7 months ago

Islams Reformers

The bigotry of the religion reformers or bigots of science who surfaced lately to blame all previous scholars, basic fundamental beliefs or practices

The zakât of paper

The zakât of paper money is paid not out of their own value but out of the values written on them, for their own value is very little and it cannot reach the border of richness. As already written above, the values on them indicate the property which is dain. Since the zakât of dain cannot be paid as dain, the zakât of paper money cannot be paid in paper money. It is necessary to pay it in ’ain, that is, to get the dain property into your hands and then hand it to the poor person. Moreover, any kind of debt must be paid from the property of zakât first. While there is property of zakât, that is, gold and silver or commercial goods, it is not permissible to pay the debt by giving other property, for example, rugs and pearls that are used in the house and whose zakât is not to be paid. The zakât of paper money, too, is a debt which one owes to the poor. One has to pay this debt from the property of zakât. Gold is the property of zakât of the person who is not a tradesman but who is rich only by possessing paper money, because paper money is the equivalent of gold. They are not the equivalent of silver. If a person has various kinds of property of zakât such as gold, silver, commercial goods and zakât animals, he has to pay his debt from gold and silver first. [1] The goods a person who is not a merchant buys are not his commercial goods. It is not permissible for him to buy something other than gold to pay the poor as zakât, for the goods that are not commercial for him cannot be paid as zakât. He has to buy gold and pay it. In order to give the zakât of commercial goods, their buying price must be as much as the amount of nisâb in gold or silver money, and one-fortieth of the goods themselves or of their value will be given. Ash-Sharnblâlî says in the explanation of d-Durar, “If the metal coins called flûs are current, or if they are commercial goods, it is wâjib to pay the zakât out of their value.” It is declared in a hadîth quoted in Hidâya, “Calculating the value, five dirham of silver will be paid for two hundred dirham.” As it is seen, for the zakât of flûs and paper money, not they themselves but as much gold as their value must be paid. Those who are not merchants should pay the zakât of their paper money only in gold. Merchants may pay the zakât of their paper money either in gold or from the goods which they sell, but they cannot pay it from other goods. [2] A person might come forth and say: [1] ad-Durr al-mukhtâr, and Radd al-muhtâr, p. 8. [2] For detailed information on zakât, see Endless Bliss, V, 1. – 198 –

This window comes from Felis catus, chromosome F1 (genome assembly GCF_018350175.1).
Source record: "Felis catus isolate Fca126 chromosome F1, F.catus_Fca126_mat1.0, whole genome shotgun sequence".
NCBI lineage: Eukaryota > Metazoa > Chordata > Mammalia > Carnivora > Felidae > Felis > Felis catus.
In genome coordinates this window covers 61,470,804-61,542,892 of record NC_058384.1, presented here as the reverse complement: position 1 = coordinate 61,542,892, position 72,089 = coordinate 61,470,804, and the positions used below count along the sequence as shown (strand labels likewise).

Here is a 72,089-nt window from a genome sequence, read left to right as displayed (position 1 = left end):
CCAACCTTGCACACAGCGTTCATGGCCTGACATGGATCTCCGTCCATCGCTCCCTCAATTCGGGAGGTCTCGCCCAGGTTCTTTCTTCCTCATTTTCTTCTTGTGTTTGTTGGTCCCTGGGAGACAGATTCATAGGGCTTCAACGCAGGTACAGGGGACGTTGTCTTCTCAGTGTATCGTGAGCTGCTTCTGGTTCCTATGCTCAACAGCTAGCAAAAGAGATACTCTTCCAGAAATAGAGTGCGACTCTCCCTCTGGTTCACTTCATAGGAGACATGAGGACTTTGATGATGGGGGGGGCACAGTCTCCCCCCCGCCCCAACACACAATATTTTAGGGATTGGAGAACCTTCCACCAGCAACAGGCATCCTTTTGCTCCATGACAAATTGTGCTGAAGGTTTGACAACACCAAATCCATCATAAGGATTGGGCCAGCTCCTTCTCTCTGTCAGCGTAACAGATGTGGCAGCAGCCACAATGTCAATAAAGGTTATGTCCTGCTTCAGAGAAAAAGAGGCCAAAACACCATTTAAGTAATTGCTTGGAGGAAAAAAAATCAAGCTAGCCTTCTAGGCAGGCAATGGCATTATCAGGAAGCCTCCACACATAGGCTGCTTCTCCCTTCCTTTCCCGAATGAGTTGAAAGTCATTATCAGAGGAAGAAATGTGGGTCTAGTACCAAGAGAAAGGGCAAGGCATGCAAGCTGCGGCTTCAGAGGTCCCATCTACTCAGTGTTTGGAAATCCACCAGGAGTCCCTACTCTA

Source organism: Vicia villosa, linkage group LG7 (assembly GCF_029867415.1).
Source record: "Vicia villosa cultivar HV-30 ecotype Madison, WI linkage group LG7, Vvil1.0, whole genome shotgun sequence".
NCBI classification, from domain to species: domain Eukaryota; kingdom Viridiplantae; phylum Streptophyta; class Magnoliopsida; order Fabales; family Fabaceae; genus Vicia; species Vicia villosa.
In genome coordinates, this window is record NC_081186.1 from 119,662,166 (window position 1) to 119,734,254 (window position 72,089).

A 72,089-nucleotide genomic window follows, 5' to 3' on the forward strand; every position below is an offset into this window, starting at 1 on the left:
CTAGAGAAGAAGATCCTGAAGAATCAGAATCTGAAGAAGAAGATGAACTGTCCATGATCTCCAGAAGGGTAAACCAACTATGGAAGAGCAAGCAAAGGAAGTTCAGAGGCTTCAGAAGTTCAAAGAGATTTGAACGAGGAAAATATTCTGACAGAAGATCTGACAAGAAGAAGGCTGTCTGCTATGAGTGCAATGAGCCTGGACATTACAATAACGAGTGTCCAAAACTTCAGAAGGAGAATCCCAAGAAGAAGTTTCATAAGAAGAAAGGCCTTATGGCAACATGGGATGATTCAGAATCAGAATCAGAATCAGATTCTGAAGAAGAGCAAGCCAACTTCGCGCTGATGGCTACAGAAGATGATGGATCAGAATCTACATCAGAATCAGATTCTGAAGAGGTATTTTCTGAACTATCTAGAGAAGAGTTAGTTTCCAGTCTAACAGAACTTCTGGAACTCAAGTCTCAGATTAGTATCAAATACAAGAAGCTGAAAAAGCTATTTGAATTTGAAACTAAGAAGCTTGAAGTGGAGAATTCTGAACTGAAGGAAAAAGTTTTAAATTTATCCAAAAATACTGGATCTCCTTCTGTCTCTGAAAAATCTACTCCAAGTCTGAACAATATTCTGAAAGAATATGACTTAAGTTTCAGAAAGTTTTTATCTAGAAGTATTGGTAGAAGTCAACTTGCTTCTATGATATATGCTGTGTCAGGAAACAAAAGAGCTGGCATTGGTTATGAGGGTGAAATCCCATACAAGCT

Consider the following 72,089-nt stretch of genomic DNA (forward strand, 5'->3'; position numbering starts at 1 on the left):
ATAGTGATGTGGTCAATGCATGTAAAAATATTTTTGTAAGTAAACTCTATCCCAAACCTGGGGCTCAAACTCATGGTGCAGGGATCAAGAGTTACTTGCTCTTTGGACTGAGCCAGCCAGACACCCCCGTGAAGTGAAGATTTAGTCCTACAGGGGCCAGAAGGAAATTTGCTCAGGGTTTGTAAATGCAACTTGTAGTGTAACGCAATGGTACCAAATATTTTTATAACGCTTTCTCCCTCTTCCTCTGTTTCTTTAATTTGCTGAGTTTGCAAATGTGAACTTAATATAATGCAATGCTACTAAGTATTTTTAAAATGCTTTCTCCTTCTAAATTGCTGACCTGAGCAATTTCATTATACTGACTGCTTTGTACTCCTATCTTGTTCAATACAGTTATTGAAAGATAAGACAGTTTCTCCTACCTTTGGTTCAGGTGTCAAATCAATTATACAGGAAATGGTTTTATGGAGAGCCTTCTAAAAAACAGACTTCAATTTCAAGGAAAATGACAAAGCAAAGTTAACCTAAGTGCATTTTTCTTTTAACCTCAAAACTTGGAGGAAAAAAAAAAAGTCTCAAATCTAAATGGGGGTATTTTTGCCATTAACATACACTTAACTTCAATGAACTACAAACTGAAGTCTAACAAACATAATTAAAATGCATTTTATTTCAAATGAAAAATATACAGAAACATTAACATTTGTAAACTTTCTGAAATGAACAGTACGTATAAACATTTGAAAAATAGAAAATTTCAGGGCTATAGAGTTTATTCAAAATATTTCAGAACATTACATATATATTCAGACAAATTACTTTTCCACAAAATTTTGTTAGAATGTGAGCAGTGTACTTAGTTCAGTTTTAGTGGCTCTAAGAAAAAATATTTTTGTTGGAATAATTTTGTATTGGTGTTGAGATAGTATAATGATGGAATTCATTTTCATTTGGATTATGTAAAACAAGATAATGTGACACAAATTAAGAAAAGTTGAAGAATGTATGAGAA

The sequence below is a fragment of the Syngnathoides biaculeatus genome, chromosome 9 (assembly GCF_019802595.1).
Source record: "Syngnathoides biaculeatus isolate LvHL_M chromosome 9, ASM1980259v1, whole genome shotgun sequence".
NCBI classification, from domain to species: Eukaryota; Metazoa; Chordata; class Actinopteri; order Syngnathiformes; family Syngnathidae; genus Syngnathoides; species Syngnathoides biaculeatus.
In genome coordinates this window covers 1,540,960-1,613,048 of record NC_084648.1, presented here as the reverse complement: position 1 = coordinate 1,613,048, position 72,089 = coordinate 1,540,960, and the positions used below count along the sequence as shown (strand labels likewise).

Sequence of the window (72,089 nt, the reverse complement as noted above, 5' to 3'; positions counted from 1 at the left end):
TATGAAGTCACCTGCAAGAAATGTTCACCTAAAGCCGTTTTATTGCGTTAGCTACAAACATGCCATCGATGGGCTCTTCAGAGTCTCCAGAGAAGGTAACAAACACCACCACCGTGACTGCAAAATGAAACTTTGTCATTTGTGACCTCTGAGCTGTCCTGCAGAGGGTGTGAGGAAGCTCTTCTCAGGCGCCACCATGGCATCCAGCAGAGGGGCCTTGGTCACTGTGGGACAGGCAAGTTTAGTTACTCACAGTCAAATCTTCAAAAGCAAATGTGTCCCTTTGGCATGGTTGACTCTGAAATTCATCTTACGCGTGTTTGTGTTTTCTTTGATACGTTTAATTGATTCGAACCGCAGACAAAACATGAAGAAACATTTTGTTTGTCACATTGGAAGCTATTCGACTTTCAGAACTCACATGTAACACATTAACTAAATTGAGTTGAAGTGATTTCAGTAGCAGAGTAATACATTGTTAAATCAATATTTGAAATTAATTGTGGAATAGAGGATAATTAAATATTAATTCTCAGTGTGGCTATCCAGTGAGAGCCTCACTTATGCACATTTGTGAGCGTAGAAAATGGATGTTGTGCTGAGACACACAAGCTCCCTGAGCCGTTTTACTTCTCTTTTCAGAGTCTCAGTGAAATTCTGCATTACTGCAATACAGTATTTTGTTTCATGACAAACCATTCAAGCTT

“It was in ancient times to pay zakât in gold. Today, gold is not used. Paper money is used everywhere. Now, to say that zakât has to be paid in gold is to arouse difficulty for Muslims. Allâhu ta’âlâ declares, ‘Do not arouse difficulty, show easiness!’ The use of paper money has become al-balwâ al-’umûmiyya. The scholars have given permission to use the thing which has become al-balwâ al-’umûmiyya. Then, why should not zakât be paid in paper money today?” These words are not correct. They are both wrong and slanderous against Islamic scholars, for the following reasons: ‘Do not arouse difficulty in the religion,’ does not mean ‘Look about for the easiest way of doing everything.’ It means that one can do the easy way Islam allows. For example, when it is difficult for one to wash one’s feet because of illness or very cold weather, one can rub (mas’h) his mests [1] lightly with wet hands, for Islam has permitted it. Yet you cannot put on your mests before washing your feet for easiness, because Islam has not permitted this easiness. The sick person can wash his feet with the help of someone else. If it is cold, he can use warm water and put on his mests after this. Islam has permitted this easiness also. It is not permissible to slight the words of religious scholars and exceed the easiness shown in fiqh books. Those who strive to change Islam according to their own reasons and points of view are called religion reformers or zindîqs. Such zindîqs have increased in Egypt and in Hijâz today. They explain Islam in the way they wish. The religion-merchants, who give these heretics and zindîqs such titles as ‘profound religious scholar of the present century’, ‘mujtahid’, ‘mujaddid’ and ‘martyr’ and who translate and sell their poisonous books and who earn money by demolishing the religion and îmân of the people, have been increasing in our country, too. Our scholars have permitted al-balwâ al-’umûmiyya, that is, the things that are so widespread that it is hard to dispense with them, after having studied the books minutely and finding among various ijtihâds the easiest one even if it would be da’îf and reporting it to the people. When al-balwâ al-’umûmiyya is in question, it is permissible to give fatwâ according to the most da’îf words of mujtahids. But, no scholar in any century has ever said permissible about something which no mujtahid had said to be permissible, nor can he say. As for religion reformers who do not [1] Light soleless shoes. See Endless Bliss, IV, 3. – 199 –

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